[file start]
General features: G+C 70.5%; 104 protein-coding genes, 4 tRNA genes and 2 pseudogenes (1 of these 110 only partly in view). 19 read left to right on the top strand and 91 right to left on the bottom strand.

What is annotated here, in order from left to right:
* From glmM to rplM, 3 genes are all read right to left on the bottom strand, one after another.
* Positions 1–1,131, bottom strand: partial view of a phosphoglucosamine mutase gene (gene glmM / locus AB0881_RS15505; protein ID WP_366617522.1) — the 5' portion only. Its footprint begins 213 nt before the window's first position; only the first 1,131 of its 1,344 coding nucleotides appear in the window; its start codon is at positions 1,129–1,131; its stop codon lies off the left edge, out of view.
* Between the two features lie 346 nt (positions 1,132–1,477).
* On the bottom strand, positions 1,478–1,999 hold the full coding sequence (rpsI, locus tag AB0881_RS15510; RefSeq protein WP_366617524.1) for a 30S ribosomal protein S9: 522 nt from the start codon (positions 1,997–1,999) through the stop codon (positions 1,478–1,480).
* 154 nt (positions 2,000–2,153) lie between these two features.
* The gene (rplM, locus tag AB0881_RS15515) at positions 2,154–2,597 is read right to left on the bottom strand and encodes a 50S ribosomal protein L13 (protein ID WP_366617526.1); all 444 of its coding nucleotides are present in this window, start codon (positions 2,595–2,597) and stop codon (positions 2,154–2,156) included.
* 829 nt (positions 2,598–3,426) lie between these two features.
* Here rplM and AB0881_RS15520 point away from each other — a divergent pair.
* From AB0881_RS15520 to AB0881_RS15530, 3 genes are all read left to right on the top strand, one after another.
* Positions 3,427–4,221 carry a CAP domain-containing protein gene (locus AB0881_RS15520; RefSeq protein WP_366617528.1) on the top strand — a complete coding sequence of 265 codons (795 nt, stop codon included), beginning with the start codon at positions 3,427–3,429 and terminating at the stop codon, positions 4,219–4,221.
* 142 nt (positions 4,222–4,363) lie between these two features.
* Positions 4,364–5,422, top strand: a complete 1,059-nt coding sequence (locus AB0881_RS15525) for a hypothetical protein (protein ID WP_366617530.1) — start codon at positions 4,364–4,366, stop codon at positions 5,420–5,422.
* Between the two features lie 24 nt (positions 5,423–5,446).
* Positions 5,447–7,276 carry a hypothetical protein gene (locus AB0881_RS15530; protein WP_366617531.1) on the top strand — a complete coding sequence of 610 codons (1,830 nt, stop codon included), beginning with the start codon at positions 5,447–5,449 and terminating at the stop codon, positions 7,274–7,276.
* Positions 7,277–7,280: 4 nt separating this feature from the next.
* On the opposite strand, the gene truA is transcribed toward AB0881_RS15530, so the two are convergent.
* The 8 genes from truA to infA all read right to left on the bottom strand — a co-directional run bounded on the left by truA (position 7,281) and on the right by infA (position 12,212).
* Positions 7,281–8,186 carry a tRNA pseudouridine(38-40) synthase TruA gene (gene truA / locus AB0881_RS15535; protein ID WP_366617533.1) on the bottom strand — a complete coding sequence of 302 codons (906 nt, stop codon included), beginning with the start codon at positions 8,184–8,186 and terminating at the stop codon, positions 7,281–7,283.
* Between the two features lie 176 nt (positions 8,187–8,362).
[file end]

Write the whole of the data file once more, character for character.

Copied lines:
General features: G+C 70.5%; 104 protein-coding genes, 4 tRNA genes and 2 pseudogenes (1 of these 110 only partly in view). 19 read left to right on the top strand and 91 right to left on the bottom strand.

What is annotated here, in order from left to right:
* From glmM to rplM, 3 genes are all read right to left on the bottom strand, one after another.
* Positions 1–1,131, bottom strand: partial view of a phosphoglucosamine mutase gene (gene glmM / locus AB0881_RS15505; protein ID WP_366617522.1) — the 5' portion only. Its footprint begins 213 nt before the window's first position; only the first 1,131 of its 1,344 coding nucleotides appear in the window; its start codon is at positions 1,129–1,131; its stop codon lies off the left edge, out of view.
* Between the two features lie 346 nt (positions 1,132–1,477).
* On the bottom strand, positions 1,478–1,999 hold the full coding sequence (rpsI, locus tag AB0881_RS15510; RefSeq protein WP_366617524.1) for a 30S ribosomal protein S9: 522 nt from the start codon (positions 1,997–1,999) through the stop codon (positions 1,478–1,480).
* 154 nt (positions 2,000–2,153) lie between these two features.
* The gene (rplM, locus tag AB0881_RS15515) at positions 2,154–2,597 is read right to left on the bottom strand and encodes a 50S ribosomal protein L13 (protein ID WP_366617526.1); all 444 of its coding nucleotides are present in this window, start codon (positions 2,595–2,597) and stop codon (positions 2,154–2,156) included.
* 829 nt (positions 2,598–3,426) lie between these two features.
* Here rplM and AB0881_RS15520 point away from each other — a divergent pair.
* From AB0881_RS15520 to AB0881_RS15530, 3 genes are all read left to right on the top strand, one after another.
* Positions 3,427–4,221 carry a CAP domain-containing protein gene (locus AB0881_RS15520; RefSeq protein WP_366617528.1) on the top strand — a complete coding sequence of 265 codons (795 nt, stop codon included), beginning with the start codon at positions 3,427–3,429 and terminating at the stop codon, positions 4,219–4,221.
* 142 nt (positions 4,222–4,363) lie between these two features.
* Positions 4,364–5,422, top strand: a complete 1,059-nt coding sequence (locus AB0881_RS15525) for a hypothetical protein (protein ID WP_366617530.1) — start codon at positions 4,364–4,366, stop codon at positions 5,420–5,422.
* Between the two features lie 24 nt (positions 5,423–5,446).
* Positions 5,447–7,276 carry a hypothetical protein gene (locus AB0881_RS15530; protein WP_366617531.1) on the top strand — a complete coding sequence of 610 codons (1,830 nt, stop codon included), beginning with the start codon at positions 5,447–5,449 and terminating at the stop codon, positions 7,274–7,276.
* Positions 7,277–7,280: 4 nt separating this feature from the next.
* On the opposite strand, the gene truA is transcribed toward AB0881_RS15530, so the two are convergent.
* The 8 genes from truA to infA all read right to left on the bottom strand — a co-directional run bounded on the left by truA (position 7,281) and on the right by infA (position 12,212).
* Positions 7,281–8,186 carry a tRNA pseudouridine(38-40) synthase TruA gene (gene truA / locus AB0881_RS15535; protein ID WP_366617533.1) on the bottom strand — a complete coding sequence of 302 codons (906 nt, stop codon included), beginning with the start codon at positions 8,184–8,186 and terminating at the stop codon, positions 7,281–7,283.
* Between the two features lie 176 nt (positions 8,187–8,362).